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I didn't find the article by Margaret Edgington, Richard House and Lynne Oldfield helpful (Analysis, 13 December).

In fact, I think such sabre-rattling will damage confidence in the Early Years Foundation Stage.

This framework is not flawless and, yes, it needs understanding and intelligence to be used. But berating the EYFS and scaring practitioners will not help improve practice.

I want practitioners to understand how the comments in the 'Development Matters' column in the EYFS can help them to improve their understanding of child development. I want them to have professional development that works from an explicit, clearly articulated and debated set of principles. I want them to learn how to build the self-esteem of children and their colleagues and use resources within the EYFS to inform this.

I also want practitioners to have high expectations and when children have yet to achieve the Early Learning Goals, I want them to use the EYFS to reflect and consider that maybe it's weaknesses in the quality of learning and teaching. Every child has a right to have practitioners who are critically reflective and analytical about the outcomes that children do achieve.

We need the Government to realise that more focus on process leads to better outcomes and that a drive to focus solely on outcomes does not lead to a better process for children.

Tim Vaughan, by e-mail

- Letter of the Week wins £40 worth of children's books.


Richard House argues for principles of diversity and choice in the early years curriculum and against prescription (Analysis, 13 December). In principle, I agree, but in the context of the UK's particular history of early years provision, I think his objections to the statutory status of the new EYFS are wrong.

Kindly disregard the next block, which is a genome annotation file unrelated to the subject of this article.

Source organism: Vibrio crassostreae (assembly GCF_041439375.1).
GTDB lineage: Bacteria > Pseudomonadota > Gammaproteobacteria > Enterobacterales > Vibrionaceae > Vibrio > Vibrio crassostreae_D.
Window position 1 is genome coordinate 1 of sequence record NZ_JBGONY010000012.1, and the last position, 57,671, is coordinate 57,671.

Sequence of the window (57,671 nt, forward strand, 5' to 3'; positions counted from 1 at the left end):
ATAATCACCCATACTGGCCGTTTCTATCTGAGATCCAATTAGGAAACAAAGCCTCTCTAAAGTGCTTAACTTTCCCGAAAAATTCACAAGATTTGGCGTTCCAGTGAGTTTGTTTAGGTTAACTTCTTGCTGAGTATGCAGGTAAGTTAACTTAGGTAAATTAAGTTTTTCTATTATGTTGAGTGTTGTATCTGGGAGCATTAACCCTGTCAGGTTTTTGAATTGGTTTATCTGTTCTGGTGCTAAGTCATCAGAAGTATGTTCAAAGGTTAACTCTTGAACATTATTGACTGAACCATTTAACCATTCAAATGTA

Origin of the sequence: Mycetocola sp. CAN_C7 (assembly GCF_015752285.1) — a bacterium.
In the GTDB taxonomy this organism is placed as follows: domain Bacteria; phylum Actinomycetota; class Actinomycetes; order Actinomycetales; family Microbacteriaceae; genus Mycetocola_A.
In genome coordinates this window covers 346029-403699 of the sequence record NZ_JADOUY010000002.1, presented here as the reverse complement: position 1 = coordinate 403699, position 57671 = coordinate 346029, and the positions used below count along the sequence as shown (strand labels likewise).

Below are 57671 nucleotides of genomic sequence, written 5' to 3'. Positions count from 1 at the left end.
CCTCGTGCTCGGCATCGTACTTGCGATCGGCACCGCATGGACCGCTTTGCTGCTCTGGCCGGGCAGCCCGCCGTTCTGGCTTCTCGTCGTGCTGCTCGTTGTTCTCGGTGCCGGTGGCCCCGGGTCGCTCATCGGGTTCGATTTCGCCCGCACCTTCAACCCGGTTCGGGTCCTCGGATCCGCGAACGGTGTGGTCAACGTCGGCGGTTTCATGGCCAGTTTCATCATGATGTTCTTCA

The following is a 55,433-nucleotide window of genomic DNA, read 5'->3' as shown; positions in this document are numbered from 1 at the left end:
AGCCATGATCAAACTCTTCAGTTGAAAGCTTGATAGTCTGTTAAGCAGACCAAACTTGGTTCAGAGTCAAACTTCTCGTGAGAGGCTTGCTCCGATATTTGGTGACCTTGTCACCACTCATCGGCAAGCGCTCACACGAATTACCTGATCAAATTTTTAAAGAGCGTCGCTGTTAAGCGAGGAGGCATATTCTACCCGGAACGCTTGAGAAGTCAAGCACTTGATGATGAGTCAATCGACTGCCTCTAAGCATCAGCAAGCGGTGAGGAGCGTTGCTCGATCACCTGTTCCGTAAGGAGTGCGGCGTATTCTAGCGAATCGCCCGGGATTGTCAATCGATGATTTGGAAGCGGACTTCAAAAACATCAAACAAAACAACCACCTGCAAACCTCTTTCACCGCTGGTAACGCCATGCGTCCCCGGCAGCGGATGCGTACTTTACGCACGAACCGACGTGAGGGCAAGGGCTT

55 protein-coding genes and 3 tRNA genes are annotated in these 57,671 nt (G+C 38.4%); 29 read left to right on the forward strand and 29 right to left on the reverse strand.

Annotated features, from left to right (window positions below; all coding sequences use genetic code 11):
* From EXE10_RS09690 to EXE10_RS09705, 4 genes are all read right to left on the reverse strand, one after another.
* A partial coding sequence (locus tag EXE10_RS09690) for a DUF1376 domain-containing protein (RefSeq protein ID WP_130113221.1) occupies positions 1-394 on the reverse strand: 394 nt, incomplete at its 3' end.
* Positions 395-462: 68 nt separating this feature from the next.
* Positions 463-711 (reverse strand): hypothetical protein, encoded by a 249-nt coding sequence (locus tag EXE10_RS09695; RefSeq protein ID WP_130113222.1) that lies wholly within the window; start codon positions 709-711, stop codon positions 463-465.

From the point of view of children themselves, the choice is not between high-quality curricula frameworks or a single government-imposed statutory framework. Rather, it is between a single framework underpinned by clear principles but with scope for flexibility and interpretation, or the uncertainties of a largely unqualified or under-qualified early years workforce working in a predominantly market driven, cost-conscious nursery sector.

My own research is focused on babies and children under two. For this age group, there is the greatest risk but also the greatest opportunity. Central to optimal outcomes is the importance of warm, responsive and sensitive care from consistent adults. In nursery, the EYFS makes it a duty to ensure each baby and child has this through the key person approach, hitherto only a recommendation. This is an enormous step forward. The challenge now is one of effective implementation, providing the support and resources to enable nursery workers to implement these crucial relationships.

This challenge to the EYFS risks preserving choice for the few, while cutting loose the majority to sink or swim. What really matters is to make the EYFS a stopgap as we move towards an early years workforce of fully trained pedagogues.

Peter Elfer, senior lecturer in early childhood studies, Roehampton University


I'm sorry to hear one as inspirational and creative as Margaret Edgington say, 'I don't know any child who will learn phonics through play - it is incompatible' (Letters, 6 December).

Children can learn phonics through play in a myriad of ways. All it takes is creativity and observation. For example, the child who notices that the carriages on the train he rides are labelled a, b, c, d. When he adds this to a drawing, doesn't it inspire you to put letters on the toy train carriages? Where might that lead? Ordering letters, spelling out names, noticing their initials. Letters and sounds are all around us and children notice them.

The EYFS is here and there is nothing I can say to change it. So it is time to get on with putting the child's needs first.

I never was going to be dictated to by the EYFS - rather I will use my cunning to ensure that my best practice is justified by the framework. The EYFS is only a framework. What we need is for you to help us paint the pictures that go in it. Please let's be positive.

Alison Cook, childminder, Sheffield

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